These birds are monogamous throughout their lifetime when breeding together goes well. They will only take another partner if the breeding process did not go well. The breeding pair are habitual and will always return to their preferred nesting area with the colony they know.

Due to the African penguins adaptability to both hot and cold climates their breeding season can happen any time of the year. The peak period differs from location to location, for example on Namibian coasts they will breed between November and December, and in South Africa it will be between March and May.

Nests and the breeding cycle

African penguin regurgitates food for its chicks

African penguin nests are usually burrowed in layers of guano. But due to the growing demand for fertiliser, this option is not always a viable one for the breeding pair.

They must resort to other alternatives, such as rock crevices, bushes or tall grasses and more recently, manmade nests.

The breeding pair line the nest with various objects like seaweed, feathers, plant debris and rocks. The female will then usually lay two eggs.

During the incubation period, the roles of the pair are equally shared as both sexes have an incubation ‘pouch’ to keep the temperature of the eggs consistent.

The parent that is not sitting on the nest provides supportive duties like catching fish and collecting nesting material. How cute! it just makes you love them more!

The two eggs will generally hatch but not at the same time. Once they have hatched the new parents will be brooded until the chicks’ bodies have acclimatized to the weather, which is usually when they are about 15 days old.

African penguin creches!

Young African penguins sticking together while their parents are away

The parents provide the chicks safety up to the 30 day mark after which they are left “alone” in chick crèches. Here they stay with other young chicks until they reach three months. During this time the parents feed them through beak-to-beak regurgitation.

It is wonderful to note how early the chicks become independent and ready to integrate into the colony.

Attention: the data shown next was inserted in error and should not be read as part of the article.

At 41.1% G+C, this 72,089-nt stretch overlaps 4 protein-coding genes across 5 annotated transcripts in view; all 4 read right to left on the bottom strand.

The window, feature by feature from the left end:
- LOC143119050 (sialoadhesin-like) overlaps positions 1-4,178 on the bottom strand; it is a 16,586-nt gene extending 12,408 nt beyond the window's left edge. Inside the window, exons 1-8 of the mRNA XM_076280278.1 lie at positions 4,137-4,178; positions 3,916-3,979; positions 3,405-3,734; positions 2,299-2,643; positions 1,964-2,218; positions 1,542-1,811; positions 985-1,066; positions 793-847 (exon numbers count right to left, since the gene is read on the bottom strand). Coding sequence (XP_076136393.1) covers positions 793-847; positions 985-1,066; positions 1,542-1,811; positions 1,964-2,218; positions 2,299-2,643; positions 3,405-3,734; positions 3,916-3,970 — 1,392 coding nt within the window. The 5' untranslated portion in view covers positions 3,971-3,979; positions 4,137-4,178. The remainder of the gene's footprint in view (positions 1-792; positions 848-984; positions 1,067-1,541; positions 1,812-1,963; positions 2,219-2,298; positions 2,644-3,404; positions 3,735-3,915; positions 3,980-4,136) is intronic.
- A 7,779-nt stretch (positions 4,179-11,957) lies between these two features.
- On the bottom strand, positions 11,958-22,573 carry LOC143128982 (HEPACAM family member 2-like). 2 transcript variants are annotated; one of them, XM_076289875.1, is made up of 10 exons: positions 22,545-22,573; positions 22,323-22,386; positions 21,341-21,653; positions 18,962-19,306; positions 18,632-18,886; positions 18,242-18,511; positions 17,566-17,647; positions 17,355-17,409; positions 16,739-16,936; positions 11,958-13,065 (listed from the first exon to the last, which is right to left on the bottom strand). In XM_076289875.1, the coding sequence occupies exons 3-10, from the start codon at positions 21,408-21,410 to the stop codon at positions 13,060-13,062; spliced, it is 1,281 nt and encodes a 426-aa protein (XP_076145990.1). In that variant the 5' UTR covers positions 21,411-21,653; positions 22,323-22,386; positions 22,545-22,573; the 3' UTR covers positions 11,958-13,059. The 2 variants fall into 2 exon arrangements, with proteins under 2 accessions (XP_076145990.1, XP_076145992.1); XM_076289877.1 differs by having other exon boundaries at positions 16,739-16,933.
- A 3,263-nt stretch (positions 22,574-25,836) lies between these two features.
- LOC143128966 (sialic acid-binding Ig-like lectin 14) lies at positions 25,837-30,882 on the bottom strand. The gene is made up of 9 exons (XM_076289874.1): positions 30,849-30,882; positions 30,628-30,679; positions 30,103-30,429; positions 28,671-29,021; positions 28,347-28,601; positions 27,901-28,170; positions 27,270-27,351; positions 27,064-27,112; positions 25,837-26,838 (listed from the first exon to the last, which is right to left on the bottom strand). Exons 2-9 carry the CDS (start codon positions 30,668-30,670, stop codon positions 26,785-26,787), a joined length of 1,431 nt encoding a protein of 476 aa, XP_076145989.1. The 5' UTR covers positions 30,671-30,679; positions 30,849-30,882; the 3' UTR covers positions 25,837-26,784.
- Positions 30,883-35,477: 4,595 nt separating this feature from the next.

Yet, it is a different story for the viability to reproduce. The average age an African penguin starts to breed is between 4 to 6 years.

The character of the African penguin is something to be admired, both for their maturity in breeding and the safeguarding of their young. It is something so precious to observe in nature.

African Penguins Are So Cute and Cuddly Because …

African penguins on a boulder at sunset

African penguins have an amazing tuxedo that does not only make them look smart, but actually camouflages them as well. This makes them very unique with their black backs and highly recognizable white bellies.

The African penguin has cute little webbed black feet that match its black facial mask. Its tuxedo is completed with a black bill and short tail. Each penguin’s markings are slightly different from another and once you get used to it, you will be able to tell them apart.

Their bodies are streamlined and cater for swimming conditions. Penguin wings have been modified to resemble flippers.

Feathers are thick and overlapping to make up a coat that provides sufficient insulation and waterproofing qualities. Unless they are molting African penguins are fully equipped to handle the southern African weather fluctuations.

The importance of molting

The molting period takes approximately 18 days, during which the penguin won't be able to eat as its feathers aren't waterproof yet

The molting process of the African penguin is very important to its survival. During a period of approximately 18 days it will not be waterproof and insulated enough to forage for food.

African penguins start their first molting 14 days after hatching and then a second time at 40-60 days. The juvenile plumage starts developing between 70-80 days.

At 70-90 days the chicks are strong and big enough to go out to sea. And they leave! Just like that! They will return to their colony when they are between one year and 22 months old to molt into their adult plumage.